The Universe of Italian White Wines
By Marco Giovanetti
When you think of Italian wine, do you think of Chianti? Barolo? Barbaresco? How about Arneis or Soave or Gavi? Italy’s white wines are much lesser known than her bold, red cousins. They are light, delicious and tend to be quite affordable.
Italian white wines have a character all of their own. Crisp, soft, and highly acidic, they are made to accompany food, not overpower it. Even Italian wines made from grapes popular elsewhere, such as Chardonnay, take on a slightly different, richer character when grown in Italian soil. Italy’s best white wines are grown, primarily, in the three regions called collectively, “Tre Venezie” (literally, three Venices:) Veneto, Trentino Alto-Adige, and Fruili-Venezia Guilia, as well as in Piedmont. The cooler northern climate of these areas adds the crisp flavor to Italian white wines.
Probably the most well-known Italian white wine is made from the Pinot Grigio grape. In French it is called Pinot Gris. This light, dry white has become a very popular choice in Canada. Produced in Veneto, Pinot Grigio, at its best, has a subtle, lemony, slightly nutty flavor. Pinot Grigio goes well with simply grilled fish, salads, and seafood.
Also grown in Veneto, Soave is an appellation that produces light, straw-coloured, slightly sweet and fruity wine. Named after a small town nestled among vine-covered hills in the shadow of a handsome and well-preserved castle, Soave is made from Trebbiano and local, Garganega grapes. Soave, Italy’s bestselling white wine, is best consumed young, no longer than three years from the vintage.
This white wine is starting to be better known in Canada , Gavi is very dry, delicate wine with pronounced acidity. It has delicate and complex aromas of grapefruit, honey, flowers, and minerals. Gavi is named after the town of Gavi in Northwest Italy’s Piedmont region. Produced from native Cortese grapes, Gavi is a perfect accompaniment to fish. It is best drunk within three to four years of the vintage.
Orvieto is made in Umbria. It has been made in Umbria, in the same way, since Roman times. Located in central Italy, Umbria’s slightly warmer climate imparts an earthiness not found in the Piedmont and Veneto wines. The chalky, limestone soil here gives a unique character to this wine. Orvieto, named after a village near where it is produced, is a dry wine crafted from Trebbiano and Grechetto grapes. Very affordable, Orvieto goes well with simply grilled chicken or unadorned fish.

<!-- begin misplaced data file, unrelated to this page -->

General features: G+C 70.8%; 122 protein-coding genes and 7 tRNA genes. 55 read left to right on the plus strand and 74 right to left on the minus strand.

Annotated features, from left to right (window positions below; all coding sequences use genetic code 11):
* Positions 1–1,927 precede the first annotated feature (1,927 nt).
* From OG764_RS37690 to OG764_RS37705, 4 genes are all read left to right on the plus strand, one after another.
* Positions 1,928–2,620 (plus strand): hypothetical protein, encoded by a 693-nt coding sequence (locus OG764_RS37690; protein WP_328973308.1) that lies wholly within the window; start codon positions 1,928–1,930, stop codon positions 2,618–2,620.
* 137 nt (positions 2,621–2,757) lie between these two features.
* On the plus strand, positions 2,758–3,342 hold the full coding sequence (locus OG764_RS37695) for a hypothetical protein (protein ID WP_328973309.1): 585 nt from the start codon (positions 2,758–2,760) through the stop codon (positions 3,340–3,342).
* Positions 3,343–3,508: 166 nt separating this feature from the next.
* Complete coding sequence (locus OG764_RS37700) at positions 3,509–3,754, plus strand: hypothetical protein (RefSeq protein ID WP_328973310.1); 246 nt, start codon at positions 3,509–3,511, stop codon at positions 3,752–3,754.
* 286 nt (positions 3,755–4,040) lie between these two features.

This is a white wine produced in eastern Italy, near the Adriatic coast, Verdicchio is a light, dry wine with good acidity made from grapes of the same name. Verdicchio, unlike most Italian white wines, is capable of aging, but it has a fruity freshness when drunk young. Verdicchio is totally dry with hints of fresh apple and lemon. Relatively inexpensive, this wine has a very good affinity with seafood and fish.
Arneis, the name means “rascal” in local dialect, is a product of Piedmont. Light and easy to drink, Arneis is great with summer fare: salads, prosciutto and melon, or perhaps, a light pasta primavera. Arneis is also refreshing as an “apperitivo,” a small glass at the start of the meal. Named after the grape from which the wine is made, Arneis is a medium dry wine with a rich texture and hints of peaches, apricots, and pears. It is best consumed when it is young. Little known in the United States, Arneis is finding its way, gradually, to wine stores and restaurants here.
Chardonnay is most often thought of in conjunction with French or California wine production, but Italy also makes great Chardonnay. Most Italian Chardonnay is made in the Alto Adige region in mountainous northern Italy, near the Austrian border. In general, Italian Chardonnays are leaner and crisper than those made in other countries. Most are un-oaked with light fruit. Italian Chardonnay pairs well with lobster, crabmeat, and cream sauces
Italian white wines offer variety and unique flavors. The next time you visit your neighborhood SAQ, think Italian and try something different. Sample one of these outstanding white wines.
Many thanks to my sponsors this week. Mr. Moreno de Marchi from L’Enoteca di Moreno de Marchi for the sample of Livio Felluga and Etienne Bezard from Trialto wine group for the Pinot Grigio from Kris
Italian whites of the week:
Livio Felluga, Vertigo Bianco 2011. Indicazione Geografica Tipica “delle Venezie”. Price: $22.45. SAQ Code: 11952031
Classy wine. In the nose, clean cut aromas of mandarine peel, pear and pineapples with enticing flora and mineral nuances. Also a sublime note of yogourt ( lactic component) In the mouth, medium body with a good acidity. Good tension and elegance, a bit austere with a dry taste that brings out a very marked minerality. Long finish that reminds of peach and seawater. 94100 Excellent QPR.
Food Match: Tagliatelle with lobster and saffron sauce
Kris Pinot Grigio IGT 2012. Alto Adige. Price: $19.85. ( Private Importation. Maxime.firstname.lastname@example.org.
Pretty nose that reminds me of pear, honey, lime leaves with a hint of minerality. In the mouth, medium body and fragant with a good acidity and a finale reminds me of mint. . 94100 QPR
Food Match: Goat cheese Crostini
Umani Ronchi Casal di Serra 2012. Marche, Italy. Price: $17.45. SAQ Code: 10254725.
Vintage tasted 2011.
Very vegetal nose with mineral and barnyard nuances. In the mouth, round and fresh with a beautiful mineral expression. 87100
Food Match: Italian fish soup ( Zuppa di Pesce)